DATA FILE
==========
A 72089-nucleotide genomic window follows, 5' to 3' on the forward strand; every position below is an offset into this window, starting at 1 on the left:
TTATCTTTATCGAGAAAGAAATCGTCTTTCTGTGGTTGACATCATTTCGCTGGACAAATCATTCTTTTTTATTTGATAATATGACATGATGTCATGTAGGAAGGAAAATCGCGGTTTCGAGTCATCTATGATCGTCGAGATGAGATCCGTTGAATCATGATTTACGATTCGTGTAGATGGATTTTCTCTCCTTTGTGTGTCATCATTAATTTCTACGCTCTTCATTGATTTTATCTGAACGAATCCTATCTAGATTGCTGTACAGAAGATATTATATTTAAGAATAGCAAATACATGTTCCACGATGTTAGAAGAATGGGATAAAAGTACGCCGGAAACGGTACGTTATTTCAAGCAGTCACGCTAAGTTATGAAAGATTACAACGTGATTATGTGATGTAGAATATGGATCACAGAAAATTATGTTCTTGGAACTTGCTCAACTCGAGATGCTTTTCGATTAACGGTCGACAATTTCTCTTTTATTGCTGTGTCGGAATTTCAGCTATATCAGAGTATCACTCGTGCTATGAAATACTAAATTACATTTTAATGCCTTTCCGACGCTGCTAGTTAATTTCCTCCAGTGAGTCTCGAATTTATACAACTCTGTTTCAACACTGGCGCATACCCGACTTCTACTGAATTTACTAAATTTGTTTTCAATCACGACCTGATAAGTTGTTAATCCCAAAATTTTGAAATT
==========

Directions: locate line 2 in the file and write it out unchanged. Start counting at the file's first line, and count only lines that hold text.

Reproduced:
TTATCTTTATCGAGAAAGAAATCGTCTTTCTGTGGTTGACATCATTTCGCTGGACAAATCATTCTTTTTTATTTGATAATATGACATGATGTCATGTAGGAAGGAAAATCGCGGTTTCGAGTCATCTATGATCGTCGAGATGAGATCCGTTGAATCATGATTTACGATTCGTGTAGATGGATTTTCTCTCCTTTGTGTGTCATCATTAATTTCTACGCTCTTCATTGATTTTATCTGAACGAATCCTATCTAGATTGCTGTACAGAAGATATTATATTTAAGAATAGCAAATACATGTTCCACGATGTTAGAAGAATGGGATAAAAGTACGCCGGAAACGGTACGTTATTTCAAGCAGTCACGCTAAGTTATGAAAGATTACAACGTGATTATGTGATGTAGAATATGGATCACAGAAAATTATGTTCTTGGAACTTGCTCAACTCGAGATGCTTTTCGATTAACGGTCGACAATTTCTCTTTTATTGCTGTGTCGGAATTTCAGCTATATCAGAGTATCACTCGTGCTATGAAATACTAAATTACATTTTAATGCCTTTCCGACGCTGCTAGTTAATTTCCTCCAGTGAGTCTCGAATTTATACAACTCTGTTTCAACACTGGCGCATACCCGACTTCTACTGAATTTACTAAATTTGTTTTCAATCACGACCTGATAAGTTGTTAATCCCAAAATTTTGAAATT